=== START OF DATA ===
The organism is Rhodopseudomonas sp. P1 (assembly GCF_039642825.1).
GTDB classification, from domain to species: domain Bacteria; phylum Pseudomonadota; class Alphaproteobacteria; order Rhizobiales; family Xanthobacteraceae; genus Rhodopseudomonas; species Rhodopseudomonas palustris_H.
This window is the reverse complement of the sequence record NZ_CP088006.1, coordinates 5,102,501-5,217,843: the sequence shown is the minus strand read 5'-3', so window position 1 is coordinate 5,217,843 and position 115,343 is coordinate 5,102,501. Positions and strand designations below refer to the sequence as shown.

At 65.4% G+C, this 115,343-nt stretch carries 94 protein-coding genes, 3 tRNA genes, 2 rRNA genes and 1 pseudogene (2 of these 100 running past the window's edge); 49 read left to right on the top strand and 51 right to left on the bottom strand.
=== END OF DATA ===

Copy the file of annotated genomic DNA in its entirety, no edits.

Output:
The organism is Rhodopseudomonas sp. P1 (assembly GCF_039642825.1).
GTDB classification, from domain to species: domain Bacteria; phylum Pseudomonadota; class Alphaproteobacteria; order Rhizobiales; family Xanthobacteraceae; genus Rhodopseudomonas; species Rhodopseudomonas palustris_H.
This window is the reverse complement of the sequence record NZ_CP088006.1, coordinates 5,102,501-5,217,843: the sequence shown is the minus strand read 5'-3', so window position 1 is coordinate 5,217,843 and position 115,343 is coordinate 5,102,501. Positions and strand designations below refer to the sequence as shown.

At 65.4% G+C, this 115,343-nt stretch carries 94 protein-coding genes, 3 tRNA genes, 2 rRNA genes and 1 pseudogene (2 of these 100 running past the window's edge); 49 read left to right on the top strand and 51 right to left on the bottom strand.